Scavenger hunts– I actually got this idea from my elementary supervisor this summer during a meeting about student engagement. She encouraged us to get the kids moving and grooving as much as possible, since they were sitting in classes with us for 45 minutes at a time.

When we were working on phonics and letters, I would tell my students to grab objects  in their house that started with a specific letter. For instance, they had to grab objects that started with the letter ‘w’ and kids came back with walnuts, a dollhouse (she pointed to the window) and a wallet. Not only did it get them up and moving, it was seriously entertaining to see what they came up with.

For older students, I would use the idea of a scavenger hunt to help with teaching symbolism. I would tell students to find an object in their room that represents (symbolizes) them. Once students returned we would all discuss the object and how it symbolized the student.

 

Literacy activities don’t always have to be an online game or writing activity. By adding in some different activities, we can keep our students engaged and also have fun.

 

Little Reading Coach is a certified Teacher of English (K-12) and Reading Specialist (P-12) offering online reading and writing tutoring services for students in grades 3-12. For more information click here.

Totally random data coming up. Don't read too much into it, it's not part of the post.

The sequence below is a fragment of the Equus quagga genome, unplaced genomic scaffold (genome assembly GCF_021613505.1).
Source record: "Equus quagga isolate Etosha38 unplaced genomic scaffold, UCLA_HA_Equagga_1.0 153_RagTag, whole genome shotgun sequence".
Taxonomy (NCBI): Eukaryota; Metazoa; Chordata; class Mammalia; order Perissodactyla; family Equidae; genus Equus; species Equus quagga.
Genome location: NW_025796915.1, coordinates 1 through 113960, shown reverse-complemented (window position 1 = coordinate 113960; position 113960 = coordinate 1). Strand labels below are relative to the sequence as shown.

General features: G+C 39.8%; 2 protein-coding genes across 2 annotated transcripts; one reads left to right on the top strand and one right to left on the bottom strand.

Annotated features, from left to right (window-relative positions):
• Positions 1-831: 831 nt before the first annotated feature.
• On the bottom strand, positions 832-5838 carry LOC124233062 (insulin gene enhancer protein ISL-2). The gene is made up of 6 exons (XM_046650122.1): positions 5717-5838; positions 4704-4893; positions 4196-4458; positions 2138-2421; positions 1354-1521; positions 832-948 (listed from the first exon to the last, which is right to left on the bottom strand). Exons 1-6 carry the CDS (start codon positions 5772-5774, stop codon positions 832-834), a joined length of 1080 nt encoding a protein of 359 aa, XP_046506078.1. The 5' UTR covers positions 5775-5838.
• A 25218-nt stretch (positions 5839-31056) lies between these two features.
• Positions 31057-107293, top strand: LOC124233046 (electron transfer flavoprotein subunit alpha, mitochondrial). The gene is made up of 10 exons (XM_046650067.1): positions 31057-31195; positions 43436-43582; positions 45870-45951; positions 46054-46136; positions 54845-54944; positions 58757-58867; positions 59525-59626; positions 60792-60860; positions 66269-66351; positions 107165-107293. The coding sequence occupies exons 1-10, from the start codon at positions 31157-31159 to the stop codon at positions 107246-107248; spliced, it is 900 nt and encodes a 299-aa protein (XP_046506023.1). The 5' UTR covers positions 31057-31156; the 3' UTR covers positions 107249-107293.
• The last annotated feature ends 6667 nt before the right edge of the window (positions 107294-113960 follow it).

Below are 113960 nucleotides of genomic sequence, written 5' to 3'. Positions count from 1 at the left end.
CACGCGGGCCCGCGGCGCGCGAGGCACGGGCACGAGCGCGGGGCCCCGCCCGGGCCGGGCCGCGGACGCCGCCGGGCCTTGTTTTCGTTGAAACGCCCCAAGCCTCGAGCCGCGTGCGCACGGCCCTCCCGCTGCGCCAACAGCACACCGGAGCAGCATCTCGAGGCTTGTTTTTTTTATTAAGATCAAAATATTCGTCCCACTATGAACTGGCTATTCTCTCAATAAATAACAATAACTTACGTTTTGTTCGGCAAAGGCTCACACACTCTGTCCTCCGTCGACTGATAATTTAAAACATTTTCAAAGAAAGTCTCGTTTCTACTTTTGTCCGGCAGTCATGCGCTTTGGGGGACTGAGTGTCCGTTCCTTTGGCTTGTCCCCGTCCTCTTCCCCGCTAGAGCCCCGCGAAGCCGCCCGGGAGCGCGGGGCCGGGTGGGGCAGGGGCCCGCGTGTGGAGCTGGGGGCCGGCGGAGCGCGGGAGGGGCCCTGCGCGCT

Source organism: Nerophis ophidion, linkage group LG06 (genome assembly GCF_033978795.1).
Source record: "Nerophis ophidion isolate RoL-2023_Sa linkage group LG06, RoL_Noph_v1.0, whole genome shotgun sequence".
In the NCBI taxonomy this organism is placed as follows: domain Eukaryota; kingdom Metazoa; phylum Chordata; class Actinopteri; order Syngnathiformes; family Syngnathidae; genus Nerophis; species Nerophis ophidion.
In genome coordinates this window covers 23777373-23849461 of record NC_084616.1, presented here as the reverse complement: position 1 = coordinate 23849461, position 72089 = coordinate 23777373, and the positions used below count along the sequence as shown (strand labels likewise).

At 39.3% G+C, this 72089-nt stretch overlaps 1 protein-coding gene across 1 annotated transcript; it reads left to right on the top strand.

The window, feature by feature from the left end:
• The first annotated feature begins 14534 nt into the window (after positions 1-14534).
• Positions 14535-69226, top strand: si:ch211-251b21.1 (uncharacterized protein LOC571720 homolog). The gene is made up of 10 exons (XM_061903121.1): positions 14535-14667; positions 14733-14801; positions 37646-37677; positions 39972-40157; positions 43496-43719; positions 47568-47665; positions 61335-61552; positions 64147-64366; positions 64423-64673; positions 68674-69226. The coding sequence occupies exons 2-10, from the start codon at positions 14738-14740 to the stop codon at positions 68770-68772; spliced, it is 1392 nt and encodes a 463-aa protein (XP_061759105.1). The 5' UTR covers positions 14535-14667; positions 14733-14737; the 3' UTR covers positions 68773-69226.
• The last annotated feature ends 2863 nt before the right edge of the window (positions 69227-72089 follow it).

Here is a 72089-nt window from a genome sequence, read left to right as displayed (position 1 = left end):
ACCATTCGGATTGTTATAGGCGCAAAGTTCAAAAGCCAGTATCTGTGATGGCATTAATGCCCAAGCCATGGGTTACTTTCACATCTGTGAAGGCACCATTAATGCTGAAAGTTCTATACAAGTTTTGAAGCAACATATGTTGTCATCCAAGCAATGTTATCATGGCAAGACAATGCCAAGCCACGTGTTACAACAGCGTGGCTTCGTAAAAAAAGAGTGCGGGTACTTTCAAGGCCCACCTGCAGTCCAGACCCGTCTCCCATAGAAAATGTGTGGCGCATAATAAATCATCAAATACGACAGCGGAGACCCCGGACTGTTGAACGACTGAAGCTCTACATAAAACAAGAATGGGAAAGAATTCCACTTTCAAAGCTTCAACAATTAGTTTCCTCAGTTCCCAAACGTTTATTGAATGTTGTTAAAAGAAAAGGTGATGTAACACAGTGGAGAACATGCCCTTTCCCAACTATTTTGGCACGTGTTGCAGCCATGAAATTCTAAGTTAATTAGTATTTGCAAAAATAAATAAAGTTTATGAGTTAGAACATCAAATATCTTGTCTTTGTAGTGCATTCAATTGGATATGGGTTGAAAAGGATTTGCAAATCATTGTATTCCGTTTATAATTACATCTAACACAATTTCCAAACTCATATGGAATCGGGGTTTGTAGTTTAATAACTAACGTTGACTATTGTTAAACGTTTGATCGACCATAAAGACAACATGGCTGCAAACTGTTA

PB & J Book Review

Six months ago when I decided to dive back into blogging, I was fortunate to connect with some amazing authors. Not only did I review their books, two of them even did virtual visits with me for my EdOptions Academy kids. We continue to follow and support one another on social media, and have developed a really awesome friendship. Christine Reynebau was one of my first author friends, and she continues to be an absolute inspiration. I reviewed her picture book Celebrate back in June (click here to see my review for Celebrate), and I’m super excited to share another one of her works.

PB& J, by Christine Reynebau, is a sweet story about perseverance and support.

The main character is an adorable little girl who wants to make a peanut butter and jelly sandwich, but she can’t open the jelly jar. She tries a few ways to open the jar on her own, but she is unsuccessful. She decides to do what all girls do when the going gets tough… she asks her parents for help.

Both of her parents gently say they will not open the jar because they believe that she can open the jar on her own. At first I was surprised when her dad told her this, because dad’s usually do anything to help their daughters. But the fact that the dad encourages her to keep trying is heartwarming. I love that by not helping his daughter open the jar her dad is teaching her an important life lesson of perseverance. And when her mom also tells her daughter to keep trying it reiterates the life lesson.

The little girl spends the rest of the picture book trying creative ways to open the jar. I love that she ties the jar to the back of her bike and when that doesn’t work pitches the jar to her brother Mike. She really does try anything she can think of to get the lid off.